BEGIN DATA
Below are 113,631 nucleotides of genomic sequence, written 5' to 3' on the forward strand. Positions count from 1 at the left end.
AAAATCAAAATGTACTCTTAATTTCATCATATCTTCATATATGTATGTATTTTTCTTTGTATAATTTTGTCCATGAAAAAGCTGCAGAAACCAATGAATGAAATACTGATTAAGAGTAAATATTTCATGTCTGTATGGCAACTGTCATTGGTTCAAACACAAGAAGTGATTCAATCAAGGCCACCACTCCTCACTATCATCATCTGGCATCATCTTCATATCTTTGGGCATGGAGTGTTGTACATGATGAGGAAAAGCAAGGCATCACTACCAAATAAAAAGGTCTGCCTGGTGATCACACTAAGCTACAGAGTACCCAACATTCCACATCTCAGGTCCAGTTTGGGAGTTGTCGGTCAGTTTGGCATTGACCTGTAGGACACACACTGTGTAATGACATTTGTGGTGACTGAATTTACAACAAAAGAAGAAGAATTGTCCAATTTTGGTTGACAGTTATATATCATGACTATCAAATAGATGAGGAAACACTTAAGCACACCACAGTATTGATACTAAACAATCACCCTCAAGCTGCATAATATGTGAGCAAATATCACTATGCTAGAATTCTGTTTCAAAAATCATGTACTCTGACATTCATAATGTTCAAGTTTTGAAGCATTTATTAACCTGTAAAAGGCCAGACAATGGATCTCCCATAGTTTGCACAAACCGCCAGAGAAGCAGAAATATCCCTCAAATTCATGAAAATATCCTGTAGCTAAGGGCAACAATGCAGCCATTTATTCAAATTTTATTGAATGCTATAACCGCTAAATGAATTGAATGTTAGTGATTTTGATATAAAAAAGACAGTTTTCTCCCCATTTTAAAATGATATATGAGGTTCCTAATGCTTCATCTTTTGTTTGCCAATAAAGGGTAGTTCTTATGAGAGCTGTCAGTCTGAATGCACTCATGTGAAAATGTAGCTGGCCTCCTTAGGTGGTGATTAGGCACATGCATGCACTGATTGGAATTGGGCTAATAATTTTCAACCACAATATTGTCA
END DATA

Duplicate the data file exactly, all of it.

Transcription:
Below are 113,631 nucleotides of genomic sequence, written 5' to 3' on the forward strand. Positions count from 1 at the left end.
AAAATCAAAATGTACTCTTAATTTCATCATATCTTCATATATGTATGTATTTTTCTTTGTATAATTTTGTCCATGAAAAAGCTGCAGAAACCAATGAATGAAATACTGATTAAGAGTAAATATTTCATGTCTGTATGGCAACTGTCATTGGTTCAAACACAAGAAGTGATTCAATCAAGGCCACCACTCCTCACTATCATCATCTGGCATCATCTTCATATCTTTGGGCATGGAGTGTTGTACATGATGAGGAAAAGCAAGGCATCACTACCAAATAAAAAGGTCTGCCTGGTGATCACACTAAGCTACAGAGTACCCAACATTCCACATCTCAGGTCCAGTTTGGGAGTTGTCGGTCAGTTTGGCATTGACCTGTAGGACACACACTGTGTAATGACATTTGTGGTGACTGAATTTACAACAAAAGAAGAAGAATTGTCCAATTTTGGTTGACAGTTATATATCATGACTATCAAATAGATGAGGAAACACTTAAGCACACCACAGTATTGATACTAAACAATCACCCTCAAGCTGCATAATATGTGAGCAAATATCACTATGCTAGAATTCTGTTTCAAAAATCATGTACTCTGACATTCATAATGTTCAAGTTTTGAAGCATTTATTAACCTGTAAAAGGCCAGACAATGGATCTCCCATAGTTTGCACAAACCGCCAGAGAAGCAGAAATATCCCTCAAATTCATGAAAATATCCTGTAGCTAAGGGCAACAATGCAGCCATTTATTCAAATTTTATTGAATGCTATAACCGCTAAATGAATTGAATGTTAGTGATTTTGATATAAAAAAGACAGTTTTCTCCCCATTTTAAAATGATATATGAGGTTCCTAATGCTTCATCTTTTGTTTGCCAATAAAGGGTAGTTCTTATGAGAGCTGTCAGTCTGAATGCACTCATGTGAAAATGTAGCTGGCCTCCTTAGGTGGTGATTAGGCACATGCATGCACTGATTGGAATTGGGCTAATAATTTTCAACCACAATATTGTCA